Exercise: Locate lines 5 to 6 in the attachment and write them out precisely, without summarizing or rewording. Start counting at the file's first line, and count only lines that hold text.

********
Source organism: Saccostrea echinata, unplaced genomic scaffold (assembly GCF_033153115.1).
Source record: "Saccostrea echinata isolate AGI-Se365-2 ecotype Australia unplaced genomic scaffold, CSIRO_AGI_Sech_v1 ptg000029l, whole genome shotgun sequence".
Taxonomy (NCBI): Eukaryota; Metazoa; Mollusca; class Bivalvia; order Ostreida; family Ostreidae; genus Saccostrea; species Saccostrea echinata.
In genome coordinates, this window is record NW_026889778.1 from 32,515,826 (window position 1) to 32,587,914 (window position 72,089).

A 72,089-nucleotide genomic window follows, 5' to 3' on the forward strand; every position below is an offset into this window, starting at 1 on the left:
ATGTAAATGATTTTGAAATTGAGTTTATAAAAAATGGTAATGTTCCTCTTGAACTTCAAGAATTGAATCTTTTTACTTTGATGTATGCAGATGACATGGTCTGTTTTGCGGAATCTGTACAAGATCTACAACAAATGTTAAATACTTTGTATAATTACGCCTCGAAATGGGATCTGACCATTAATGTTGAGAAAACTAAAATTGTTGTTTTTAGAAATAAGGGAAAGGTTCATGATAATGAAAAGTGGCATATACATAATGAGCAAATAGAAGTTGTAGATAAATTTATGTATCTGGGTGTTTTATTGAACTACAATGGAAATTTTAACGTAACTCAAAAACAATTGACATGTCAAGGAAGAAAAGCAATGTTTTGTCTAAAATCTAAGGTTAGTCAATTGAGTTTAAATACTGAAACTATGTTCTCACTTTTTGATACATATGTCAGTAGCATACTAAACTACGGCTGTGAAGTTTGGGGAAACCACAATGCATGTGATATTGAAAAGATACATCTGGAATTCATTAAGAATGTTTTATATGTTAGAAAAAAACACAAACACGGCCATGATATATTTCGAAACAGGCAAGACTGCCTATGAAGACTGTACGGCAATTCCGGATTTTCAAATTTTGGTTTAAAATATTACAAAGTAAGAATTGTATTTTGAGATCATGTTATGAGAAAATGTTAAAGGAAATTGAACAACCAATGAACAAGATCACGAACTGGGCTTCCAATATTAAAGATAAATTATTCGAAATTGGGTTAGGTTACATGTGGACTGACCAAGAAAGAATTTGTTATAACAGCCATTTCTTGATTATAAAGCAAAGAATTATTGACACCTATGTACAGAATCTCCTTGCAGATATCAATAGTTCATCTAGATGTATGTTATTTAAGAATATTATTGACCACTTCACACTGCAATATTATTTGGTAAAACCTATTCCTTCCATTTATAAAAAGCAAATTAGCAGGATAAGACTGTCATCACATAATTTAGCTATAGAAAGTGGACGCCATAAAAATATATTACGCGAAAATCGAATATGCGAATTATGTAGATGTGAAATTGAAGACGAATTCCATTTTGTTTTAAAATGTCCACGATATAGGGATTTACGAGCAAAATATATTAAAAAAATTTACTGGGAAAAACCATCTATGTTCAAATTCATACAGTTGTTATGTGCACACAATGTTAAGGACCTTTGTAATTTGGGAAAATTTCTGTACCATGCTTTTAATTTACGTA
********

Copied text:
A 72,089-nucleotide genomic window follows, 5' to 3' on the forward strand; every position below is an offset into this window, starting at 1 on the left:
ATGTAAATGATTTTGAAATTGAGTTTATAAAAAATGGTAATGTTCCTCTTGAACTTCAAGAATTGAATCTTTTTACTTTGATGTATGCAGATGACATGGTCTGTTTTGCGGAATCTGTACAAGATCTACAACAAATGTTAAATACTTTGTATAATTACGCCTCGAAATGGGATCTGACCATTAATGTTGAGAAAACTAAAATTGTTGTTTTTAGAAATAAGGGAAAGGTTCATGATAATGAAAAGTGGCATATACATAATGAGCAAATAGAAGTTGTAGATAAATTTATGTATCTGGGTGTTTTATTGAACTACAATGGAAATTTTAACGTAACTCAAAAACAATTGACATGTCAAGGAAGAAAAGCAATGTTTTGTCTAAAATCTAAGGTTAGTCAATTGAGTTTAAATACTGAAACTATGTTCTCACTTTTTGATACATATGTCAGTAGCATACTAAACTACGGCTGTGAAGTTTGGGGAAACCACAATGCATGTGATATTGAAAAGATACATCTGGAATTCATTAAGAATGTTTTATATGTTAGAAAAAAACACAAACACGGCCATGATATATTTCGAAACAGGCAAGACTGCCTATGAAGACTGTACGGCAATTCCGGATTTTCAAATTTTGGTTTAAAATATTACAAAGTAAGAATTGTATTTTGAGATCATGTTATGAGAAAATGTTAAAGGAAATTGAACAACCAATGAACAAGATCACGAACTGGGCTTCCAATATTAAAGATAAATTATTCGAAATTGGGTTAGGTTACATGTGGACTGACCAAGAAAGAATTTGTTATAACAGCCATTTCTTGATTATAAAGCAAAGAATTATTGACACCTATGTACAGAATCTCCTTGCAGATATCAATAGTTCATCTAGATGTATGTTATTTAAGAATATTATTGACCACTTCACACTGCAATATTATTTGGTAAAACCTATTCCTTCCATTTATAAAAAGCAAATTAGCAGGATAAGACTGTCATCACATAATTTAGCTATAGAAAGTGGACGCCATAAAAATATATTACGCGAAAATCGAATATGCGAATTATGTAGATGTGAAATTGAAGACGAATTCCATTTTGTTTTAAAATGTCCACGATATAGGGATTTACGAGCAAAATATATTAAAAAAATTTACTGGGAAAAACCATCTATGTTCAAATTCATACAGTTGTTATGTGCACACAATGTTAAGGACCTTTGTAATTTGGGAAAATTTCTGTACCATGCTTTTAATTTACGTA